What would you do if you owned your own ski resort? Would you bolt up the main gate and use it as a private sanctuary for you and your friends like the DC Mountain Lab? Perhaps you have a ski club you are passionate about? Or maybe you aim to maximize that pricey MBA you scored back in college and want to become the next Vail Resorts mega-entity?
Although summer is still in the air, plans for the upcoming winter are already well underway. While most skiers and snowboarders are focused on upgrading their equipment, others are wheeling and dealing on a much grander scale. Those that have the proper bank account and passion to embark upon the ultimate pipe dream have a very unique opportunity with the auction of Echo Mountain Ski Resort in Colorado. On August 2nd, bids were due for what can only be described as one of the most unique ski resort real estate deals in recent memory. Racerbrook and its auction affiliate, Sheldon Good & Company are heading up the auction process.
Echo Mountain is located a mere 35 miles from Denver, Colorado, garnering it the reputation as “The Mile High City’s” closest and most affordable family-orientated ski and snowboard area. While it may still be considered a small resort compared to other Colorado destinations like Breckenridge or Copper — Echo’s potential for growth is absolutely massive! As of this year, less than 33% of the resort’s privately-owned 226 acres has been developed, and its current vertical drop of 660 feet can be easily expanded to clear 1500 feet! Furthermore, the land is surrounded by U.S. Forest Servicde managed properties — which means operations could be expanded through trades or leases.
Limitless potential aside: Echo is a proven travel destination that just came off a record-breaking season for attendance levels. The resort also boasted some of the best snow in Colorado in the midst of what has been called the second worst snow drought in ski industry history.
There’s clearly something special about Echo Mountain Ski Resort, so in anticipation of the big auction we chatted with Mark Troen, the Chief Operating Officer at Sheldon Good & Company to learn more about this unique opportunity for ski industry entrepreneurs.
The Ski Channel: How would you characterize the potential buyers that are interestested in acquiring Echo Mountain Ski Resort?
Mark L. Troen: The auction has generated serious excitement among a number of players in the industry. I would describe them as being from three groups: The first group with a great deal of interest are the ski industry owners. There are a number of parties in Colorado actually, and outside the state who say this could be a great play for their current ski area.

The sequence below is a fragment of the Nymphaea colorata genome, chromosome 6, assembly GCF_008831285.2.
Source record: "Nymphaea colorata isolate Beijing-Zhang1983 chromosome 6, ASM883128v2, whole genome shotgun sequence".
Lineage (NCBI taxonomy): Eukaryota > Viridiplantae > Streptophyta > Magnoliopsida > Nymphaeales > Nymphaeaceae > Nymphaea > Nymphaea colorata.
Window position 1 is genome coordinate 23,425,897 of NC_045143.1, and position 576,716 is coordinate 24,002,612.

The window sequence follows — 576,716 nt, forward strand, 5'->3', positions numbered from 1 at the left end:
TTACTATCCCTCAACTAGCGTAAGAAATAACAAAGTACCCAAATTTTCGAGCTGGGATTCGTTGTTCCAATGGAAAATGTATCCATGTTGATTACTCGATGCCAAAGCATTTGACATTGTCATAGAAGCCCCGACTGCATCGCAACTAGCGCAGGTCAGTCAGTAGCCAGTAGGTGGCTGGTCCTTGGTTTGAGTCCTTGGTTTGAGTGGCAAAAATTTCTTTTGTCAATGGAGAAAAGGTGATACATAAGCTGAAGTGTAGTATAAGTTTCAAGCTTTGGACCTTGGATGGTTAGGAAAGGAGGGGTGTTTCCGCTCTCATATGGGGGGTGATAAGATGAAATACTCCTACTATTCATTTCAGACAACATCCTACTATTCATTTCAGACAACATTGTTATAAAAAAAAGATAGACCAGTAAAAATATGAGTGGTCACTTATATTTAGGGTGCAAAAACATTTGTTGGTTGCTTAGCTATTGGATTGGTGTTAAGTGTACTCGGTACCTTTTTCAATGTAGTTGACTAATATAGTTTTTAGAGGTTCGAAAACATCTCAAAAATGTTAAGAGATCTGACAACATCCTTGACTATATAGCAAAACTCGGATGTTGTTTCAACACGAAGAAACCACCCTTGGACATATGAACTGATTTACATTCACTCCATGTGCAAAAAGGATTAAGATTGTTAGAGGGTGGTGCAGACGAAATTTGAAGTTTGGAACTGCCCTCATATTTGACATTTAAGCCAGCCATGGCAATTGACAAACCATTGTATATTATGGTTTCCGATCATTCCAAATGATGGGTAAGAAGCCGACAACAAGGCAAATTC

The second group is those who see this area as a private club, or private ski racing and terrain park environment. We already have a number of those individuals and their groups who have expressed interest in making Echo their very own private preserve.
Finally, we have what I would call the opportunistic group, who isn’t just focused on skiing and snowboarding, but look at Echo Mountain Ski Resort as a year-round opportunity. They appreciate that there is also a huge opening for biking, zip lining, hiking, ect. — and they’re trying to see how they can take advantage of the mountain environment and take the four season aspect to the fullest.
We also have a couple potential buyers that look at Echo as a branding opportunity. Since it is built on private land, owners are fee to advertise and utilize the area as they see fit. For example, if a major company like Coca Cola wanted to brand something to further their sports and entertainment efforts.
TSC: What are some of the biggest selling points for Echo?
MT: I know this is a little area, but this mountain has an advantage thanks to its elevation. If you’re going to do ski racing, you got to start the season early, you got to prepare your team and at the current elevation which is nearly 11,000 feet — the snow hits first, the snowmaking is earlier and you get a head start on all the other groups, teams and players on the scene.